Environmental groups to sue EPA, state
Activists claim Indiana does not enforce the Clean Water Act
BY LAURI HARVEY Times Staff Writer
Five Indiana environmental groups have filed a notice of intent to sue the state of Indiana and the U.S. Environmental Protection Agency for allegedly failing to enforce state water quality standards. Enforcement of the standards are required under the federal Clean Water Act.
The notice of intent to sue was signed by the Save the Dunes Conservation Fund of Michigan City, the Indiana Division of the Izaak Walton League of America in Portage, Citizens Action Coalition of Indiana in Indianapolis, Cedar Creek Wildlife Project of Huntertown and the Hoosier Environmental Council in Indianapolis.
The filing centers on a bill signed into law by Gov. Frank O'Bannon in March. The act revised -- and the environmental groups allege, made less stringent -- Indiana's water quality standards without the EPA approval required by the Clean Water Act.
The environmental groups allege the new law suspends or degrades the designated uses for Indiana's waters, which include fishing, drinking and swimming.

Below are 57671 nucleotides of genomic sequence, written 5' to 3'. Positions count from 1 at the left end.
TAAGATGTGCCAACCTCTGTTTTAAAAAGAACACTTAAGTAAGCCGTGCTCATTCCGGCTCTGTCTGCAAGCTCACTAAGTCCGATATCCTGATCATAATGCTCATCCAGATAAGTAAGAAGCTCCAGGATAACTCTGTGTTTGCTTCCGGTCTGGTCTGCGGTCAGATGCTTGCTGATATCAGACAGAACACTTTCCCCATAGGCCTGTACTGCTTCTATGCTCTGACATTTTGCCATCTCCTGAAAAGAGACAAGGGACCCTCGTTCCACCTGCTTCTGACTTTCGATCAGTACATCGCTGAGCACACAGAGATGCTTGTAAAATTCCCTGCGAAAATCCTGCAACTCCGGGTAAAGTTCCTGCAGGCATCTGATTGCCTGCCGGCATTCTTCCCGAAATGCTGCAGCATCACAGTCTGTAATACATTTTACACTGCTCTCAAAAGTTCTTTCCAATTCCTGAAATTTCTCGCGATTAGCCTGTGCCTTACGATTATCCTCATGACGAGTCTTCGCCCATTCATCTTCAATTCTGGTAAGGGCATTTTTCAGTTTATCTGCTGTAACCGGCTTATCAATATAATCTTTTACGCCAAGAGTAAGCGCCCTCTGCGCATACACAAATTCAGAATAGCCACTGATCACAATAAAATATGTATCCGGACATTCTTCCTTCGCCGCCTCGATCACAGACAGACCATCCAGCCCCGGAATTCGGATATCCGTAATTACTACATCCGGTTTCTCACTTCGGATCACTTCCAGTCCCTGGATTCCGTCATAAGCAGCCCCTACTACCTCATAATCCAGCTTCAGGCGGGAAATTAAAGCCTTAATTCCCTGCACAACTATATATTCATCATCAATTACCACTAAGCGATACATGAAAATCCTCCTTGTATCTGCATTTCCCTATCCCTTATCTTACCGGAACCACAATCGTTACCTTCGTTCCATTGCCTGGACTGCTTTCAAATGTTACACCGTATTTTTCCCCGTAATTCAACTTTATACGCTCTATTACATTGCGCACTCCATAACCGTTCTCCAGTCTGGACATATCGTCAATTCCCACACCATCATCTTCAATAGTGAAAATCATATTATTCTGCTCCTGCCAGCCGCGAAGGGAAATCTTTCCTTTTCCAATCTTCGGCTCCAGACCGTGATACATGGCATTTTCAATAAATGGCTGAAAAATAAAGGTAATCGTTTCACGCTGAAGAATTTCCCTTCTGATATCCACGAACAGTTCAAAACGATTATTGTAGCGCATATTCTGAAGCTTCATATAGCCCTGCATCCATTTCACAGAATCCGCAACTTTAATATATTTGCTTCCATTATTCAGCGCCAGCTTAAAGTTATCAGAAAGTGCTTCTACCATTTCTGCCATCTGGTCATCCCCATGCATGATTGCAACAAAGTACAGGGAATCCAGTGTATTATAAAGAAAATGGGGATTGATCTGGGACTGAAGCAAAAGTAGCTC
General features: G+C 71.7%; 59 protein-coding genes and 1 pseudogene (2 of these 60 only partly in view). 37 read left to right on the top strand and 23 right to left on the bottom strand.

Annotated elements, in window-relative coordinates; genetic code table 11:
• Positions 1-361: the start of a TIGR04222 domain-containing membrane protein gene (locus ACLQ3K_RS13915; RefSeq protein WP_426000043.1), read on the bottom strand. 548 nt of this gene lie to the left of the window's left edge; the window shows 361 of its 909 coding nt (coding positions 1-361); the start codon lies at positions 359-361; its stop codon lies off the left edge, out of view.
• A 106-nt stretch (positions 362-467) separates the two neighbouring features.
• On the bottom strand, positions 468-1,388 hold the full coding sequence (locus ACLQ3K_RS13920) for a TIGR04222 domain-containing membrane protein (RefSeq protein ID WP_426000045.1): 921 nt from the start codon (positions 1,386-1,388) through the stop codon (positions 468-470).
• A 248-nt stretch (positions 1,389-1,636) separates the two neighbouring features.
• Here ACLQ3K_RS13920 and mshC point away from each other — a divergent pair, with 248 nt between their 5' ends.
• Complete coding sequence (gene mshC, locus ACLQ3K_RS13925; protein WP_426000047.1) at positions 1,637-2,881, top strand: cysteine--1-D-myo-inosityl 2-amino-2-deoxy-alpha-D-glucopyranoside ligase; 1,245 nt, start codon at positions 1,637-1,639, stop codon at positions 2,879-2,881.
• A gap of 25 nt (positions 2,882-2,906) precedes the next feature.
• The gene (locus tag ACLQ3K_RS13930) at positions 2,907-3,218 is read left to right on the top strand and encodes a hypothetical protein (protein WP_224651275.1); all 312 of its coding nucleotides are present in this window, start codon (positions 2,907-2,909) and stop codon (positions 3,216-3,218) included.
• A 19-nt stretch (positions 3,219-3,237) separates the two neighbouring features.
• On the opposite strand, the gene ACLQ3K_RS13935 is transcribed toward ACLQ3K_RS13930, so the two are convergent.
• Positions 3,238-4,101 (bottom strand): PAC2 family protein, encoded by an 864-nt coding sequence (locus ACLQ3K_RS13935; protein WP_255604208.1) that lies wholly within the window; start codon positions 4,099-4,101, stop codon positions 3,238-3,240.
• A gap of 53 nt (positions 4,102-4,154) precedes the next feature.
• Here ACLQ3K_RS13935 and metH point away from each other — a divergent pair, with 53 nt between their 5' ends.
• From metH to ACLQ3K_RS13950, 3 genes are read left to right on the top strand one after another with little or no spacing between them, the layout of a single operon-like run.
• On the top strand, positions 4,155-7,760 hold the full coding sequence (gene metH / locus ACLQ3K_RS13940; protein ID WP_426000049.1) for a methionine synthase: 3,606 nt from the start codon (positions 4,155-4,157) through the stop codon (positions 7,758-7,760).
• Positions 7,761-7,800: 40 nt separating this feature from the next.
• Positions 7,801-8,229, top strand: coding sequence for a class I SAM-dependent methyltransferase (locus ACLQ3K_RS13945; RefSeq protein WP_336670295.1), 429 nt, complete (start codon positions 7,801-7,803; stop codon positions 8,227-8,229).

The law allows municipal waste water treatment facilities and other facilities to increase their discharges into Indiana's rivers, streams and lakes, including discharges of combined sewer overflows that lead to high E. coli bacteria counts and beach closures. Representatives from the U.S. EPA Region 5 in Chicago declined comment on the filing, saying they had yet to receive a copy for review. Indiana Department of Environmental Management spokesmen could not be reached for comment late Thursday.
"Lake Michigan beaches were closed 228 times in 1999 due to E. coli bacteria in water," said Tom Anderson, executive director of the Save the Dunes Conservation Fund. "We are very concerned that (the law) will further reduce the quality of Lake Michigan's waters. ... There is federal guidance for these issues. The state legislature can't pass a law anytime it wants to that violates those protections."
Anderson said the law allows businesses and municipalities to exceed regulations if they show a net reduction in pollution or pay a fee. "To us, that says you are paying to pollute," Anderson said.